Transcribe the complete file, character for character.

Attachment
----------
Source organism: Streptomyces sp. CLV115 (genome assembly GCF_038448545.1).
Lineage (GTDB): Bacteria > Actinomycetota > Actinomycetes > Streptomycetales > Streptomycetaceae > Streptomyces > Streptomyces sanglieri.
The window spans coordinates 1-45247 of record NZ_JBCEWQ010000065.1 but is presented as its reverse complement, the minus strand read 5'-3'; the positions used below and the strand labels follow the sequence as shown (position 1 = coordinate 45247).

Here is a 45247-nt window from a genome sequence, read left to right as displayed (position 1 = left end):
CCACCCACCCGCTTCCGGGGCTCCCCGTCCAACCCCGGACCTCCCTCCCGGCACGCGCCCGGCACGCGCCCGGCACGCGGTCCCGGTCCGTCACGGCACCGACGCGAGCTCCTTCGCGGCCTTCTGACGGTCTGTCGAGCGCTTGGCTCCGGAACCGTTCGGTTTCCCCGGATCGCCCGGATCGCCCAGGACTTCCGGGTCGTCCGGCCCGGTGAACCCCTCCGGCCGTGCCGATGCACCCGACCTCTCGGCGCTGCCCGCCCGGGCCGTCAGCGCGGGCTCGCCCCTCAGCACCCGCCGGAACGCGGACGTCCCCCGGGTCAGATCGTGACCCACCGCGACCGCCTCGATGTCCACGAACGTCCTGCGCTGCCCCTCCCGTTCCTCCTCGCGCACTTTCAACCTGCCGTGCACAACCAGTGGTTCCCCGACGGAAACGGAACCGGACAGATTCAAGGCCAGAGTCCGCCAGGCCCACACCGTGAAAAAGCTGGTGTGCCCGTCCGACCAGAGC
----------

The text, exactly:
Source organism: Streptomyces sp. CLV115 (genome assembly GCF_038448545.1).
Lineage (GTDB): Bacteria > Actinomycetota > Actinomycetes > Streptomycetales > Streptomycetaceae > Streptomyces > Streptomyces sanglieri.
The window spans coordinates 1-45247 of record NZ_JBCEWQ010000065.1 but is presented as its reverse complement, the minus strand read 5'-3'; the positions used below and the strand labels follow the sequence as shown (position 1 = coordinate 45247).

Here is a 45247-nt window from a genome sequence, read left to right as displayed (position 1 = left end):
CCACCCACCCGCTTCCGGGGCTCCCCGTCCAACCCCGGACCTCCCTCCCGGCACGCGCCCGGCACGCGCCCGGCACGCGGTCCCGGTCCGTCACGGCACCGACGCGAGCTCCTTCGCGGCCTTCTGACGGTCTGTCGAGCGCTTGGCTCCGGAACCGTTCGGTTTCCCCGGATCGCCCGGATCGCCCAGGACTTCCGGGTCGTCCGGCCCGGTGAACCCCTCCGGCCGTGCCGATGCACCCGACCTCTCGGCGCTGCCCGCCCGGGCCGTCAGCGCGGGCTCGCCCCTCAGCACCCGCCGGAACGCGGACGTCCCCCGGGTCAGATCGTGACCCACCGCGACCGCCTCGATGTCCACGAACGTCCTGCGCTGCCCCTCCCGTTCCTCCTCGCGCACTTTCAACCTGCCGTGCACAACCAGTGGTTCCCCGACGGAAACGGAACCGGACAGATTCAAGGCCAGAGTCCGCCAGGCCCACACCGTGAAAAAGCTGGTGTGCCCGTCCGACCAGAGC